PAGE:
• In manufacturing, sensors are tracking complex global supply chains in terms of effectiveness and efficiency. The data is even allowing some manufacturers to convert their primary revenue stream from the actual sale of products to so-called outcome-based services. One of the better known examples is GE, which is extracting data from sensors placed on its aircraft engines and used to optimize performance, utilization, and maintenance. After an initial set-up cost, customers pay for time used rather than equipment or service moving from a large fixed cost to a variable cost aligned with usage (charging for “power by the hour”).
  • Retailers are seeing the benefits of the IoT in proximity marketing. They are piloting beacon technology, whereby customers entering stores can be detected and pitched relevant offers to enhance their in-store experience and increase their purchases. While that may seem an invasion of privacy to some, 63 percent of shoppers see digitally-targeted coupons as the most valuable form of mobile marketing.9 In addition, the overall system can track an individual’s traffic within the store. Then a company can examine heat maps of customer traffic over different time periods (24-, 48-, 96-hours) to figure out whether their staging and floor flows are working or not.

What all these examples highlight is that, in the IoT, it is the information that creates value. To model that information flow and understand exactly how it creates value, there are the five stages of the “Information Value Loop” associated with the IoT. The technology of the IoT allows the creation, communication, aggregation, analysis, and use of information from real-world objects by real-world objects. Therefore, the value created by the IoT is governed by the flow of information through a system. The Value Loop models this information flow, providing a framework for companies to view their current and potential IoT use. As companies seek to realize the benefits and overcome the challenges raised by the evolution of the IoT, the loop can prove a valuable tool in defining a company’s place in its ecosystem and how it can capture at least its fair share of value. In short, the Value Loop can help companies understand where to play and how to win.10

Creating a comprehensive IoT strategy

In fact, embracing the new challenges of information-based value creation without abandoning the time-tested tools of value capture—where to play; how to win—is a powerful first step in creating an effective IoT strategy (see “The more things change: Value creation, value capture, and the Internet of Things”). Companies and their CFOs should understand the marketplace, the technology, and their combined potential in order to make informed decisions. In addition, some of the other elements of a successful IoT strategy include the following:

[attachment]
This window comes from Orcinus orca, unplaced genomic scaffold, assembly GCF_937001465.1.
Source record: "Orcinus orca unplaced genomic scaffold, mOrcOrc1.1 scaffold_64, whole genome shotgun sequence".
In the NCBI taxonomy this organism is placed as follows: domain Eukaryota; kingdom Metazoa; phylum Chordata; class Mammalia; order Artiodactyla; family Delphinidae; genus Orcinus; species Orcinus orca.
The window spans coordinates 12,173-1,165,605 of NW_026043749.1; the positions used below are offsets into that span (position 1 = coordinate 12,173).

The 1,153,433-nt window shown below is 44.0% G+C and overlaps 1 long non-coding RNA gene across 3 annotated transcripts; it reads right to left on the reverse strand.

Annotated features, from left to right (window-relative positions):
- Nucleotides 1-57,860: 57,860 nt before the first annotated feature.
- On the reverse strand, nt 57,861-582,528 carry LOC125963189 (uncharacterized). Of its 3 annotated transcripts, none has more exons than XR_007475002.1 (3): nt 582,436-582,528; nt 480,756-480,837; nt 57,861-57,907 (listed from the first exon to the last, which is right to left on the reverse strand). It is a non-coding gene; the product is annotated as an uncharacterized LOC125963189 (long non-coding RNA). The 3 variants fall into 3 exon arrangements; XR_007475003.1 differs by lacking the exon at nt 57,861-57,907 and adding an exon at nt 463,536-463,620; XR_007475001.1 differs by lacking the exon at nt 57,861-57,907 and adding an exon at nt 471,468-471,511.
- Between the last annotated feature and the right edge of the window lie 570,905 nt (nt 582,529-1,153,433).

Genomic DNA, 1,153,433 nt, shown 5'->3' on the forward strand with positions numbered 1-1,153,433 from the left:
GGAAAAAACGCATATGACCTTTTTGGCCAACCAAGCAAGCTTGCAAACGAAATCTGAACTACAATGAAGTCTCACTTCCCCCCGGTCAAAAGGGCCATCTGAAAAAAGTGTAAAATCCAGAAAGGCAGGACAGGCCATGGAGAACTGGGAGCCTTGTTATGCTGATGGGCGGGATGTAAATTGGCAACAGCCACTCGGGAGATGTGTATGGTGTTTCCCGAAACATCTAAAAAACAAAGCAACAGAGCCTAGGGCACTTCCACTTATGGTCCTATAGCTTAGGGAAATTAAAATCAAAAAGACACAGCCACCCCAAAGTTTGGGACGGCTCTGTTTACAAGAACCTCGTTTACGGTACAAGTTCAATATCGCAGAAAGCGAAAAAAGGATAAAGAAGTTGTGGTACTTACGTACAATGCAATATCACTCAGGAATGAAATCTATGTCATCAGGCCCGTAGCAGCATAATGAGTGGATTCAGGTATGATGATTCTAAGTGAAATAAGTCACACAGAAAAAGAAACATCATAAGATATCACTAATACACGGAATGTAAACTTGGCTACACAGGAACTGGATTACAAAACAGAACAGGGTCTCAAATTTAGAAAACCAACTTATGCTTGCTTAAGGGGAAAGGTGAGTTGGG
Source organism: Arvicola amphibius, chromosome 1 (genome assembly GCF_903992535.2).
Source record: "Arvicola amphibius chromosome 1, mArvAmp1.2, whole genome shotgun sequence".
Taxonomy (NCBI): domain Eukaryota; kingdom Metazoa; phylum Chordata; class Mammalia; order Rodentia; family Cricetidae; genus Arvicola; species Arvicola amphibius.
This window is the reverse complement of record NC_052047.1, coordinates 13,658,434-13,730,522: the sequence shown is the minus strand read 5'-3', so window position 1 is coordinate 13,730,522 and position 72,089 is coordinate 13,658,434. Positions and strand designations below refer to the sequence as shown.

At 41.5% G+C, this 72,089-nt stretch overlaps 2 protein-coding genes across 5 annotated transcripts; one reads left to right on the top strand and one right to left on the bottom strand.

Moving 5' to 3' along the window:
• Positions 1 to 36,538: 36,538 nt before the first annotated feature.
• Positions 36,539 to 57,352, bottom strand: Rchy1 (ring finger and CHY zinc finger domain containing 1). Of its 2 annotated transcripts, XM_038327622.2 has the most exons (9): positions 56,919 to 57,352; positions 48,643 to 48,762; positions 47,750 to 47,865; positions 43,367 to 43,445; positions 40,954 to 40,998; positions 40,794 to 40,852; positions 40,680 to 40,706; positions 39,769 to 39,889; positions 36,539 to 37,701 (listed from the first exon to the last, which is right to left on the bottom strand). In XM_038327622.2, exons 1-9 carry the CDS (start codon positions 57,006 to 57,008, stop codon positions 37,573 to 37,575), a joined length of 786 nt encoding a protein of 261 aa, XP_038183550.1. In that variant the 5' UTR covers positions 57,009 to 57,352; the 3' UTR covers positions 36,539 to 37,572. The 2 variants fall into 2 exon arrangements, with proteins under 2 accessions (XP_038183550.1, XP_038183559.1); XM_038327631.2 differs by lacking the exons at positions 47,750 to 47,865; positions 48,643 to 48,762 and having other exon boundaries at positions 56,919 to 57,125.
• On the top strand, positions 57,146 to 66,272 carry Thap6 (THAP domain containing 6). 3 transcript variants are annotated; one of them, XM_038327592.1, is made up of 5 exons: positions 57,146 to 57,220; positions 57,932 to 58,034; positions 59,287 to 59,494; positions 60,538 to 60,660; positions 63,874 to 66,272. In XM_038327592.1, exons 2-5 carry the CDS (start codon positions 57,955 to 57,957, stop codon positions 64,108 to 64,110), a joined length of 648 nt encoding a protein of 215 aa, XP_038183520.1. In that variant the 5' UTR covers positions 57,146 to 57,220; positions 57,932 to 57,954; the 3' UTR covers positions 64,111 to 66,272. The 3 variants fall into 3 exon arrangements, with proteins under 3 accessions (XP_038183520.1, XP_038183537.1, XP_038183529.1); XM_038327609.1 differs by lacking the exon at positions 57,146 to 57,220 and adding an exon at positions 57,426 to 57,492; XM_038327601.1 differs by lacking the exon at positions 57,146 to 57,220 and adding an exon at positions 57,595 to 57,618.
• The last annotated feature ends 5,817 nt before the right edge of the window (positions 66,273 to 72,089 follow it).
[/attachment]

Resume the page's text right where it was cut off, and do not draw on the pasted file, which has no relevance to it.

Define the art of the possible. When designing and implementing an IoT strategy broadly, having an understanding of how it might affect your customer relationships, product quality, and metrics can inform your investment criteria and the scope of your IoT roll-out. In addition, knowing who the ecosystem players are and their role in it is critical. For example, manufacturers producing better and better smart tools have to work with software and mobility developers to ensure the necessary connections for customized products can be made.

Identify the pitfalls. The strategy also has to articulate the pitfalls that need to be addressed. With the advent of more data, and more sensitive data, available across a broad network, the risks can be higher and data breaches could pose significant dangers to individuals and enterprises alike. For example, sensors are susceptible to counterfeiting (fake products embedded with malware or malicious code); data exfiltration (extracting sensitive data from a device via hacking); identity spoofing (an unauthorized source gaining access to a device using the correct credentials); and malicious modification of components (replacement of components with parts modified to generate incorrect results or allow unauthorized access).11 Any or all of these compromises would leave the sensors vulnerable. There is also the question of privacy. In health care, for example, how does the IoT strategy take into consideration HIPAA requirement and is there informed consent? Another pitfall is interoperability, whereby systems are not able to talk to one another to take advantage of the IoT.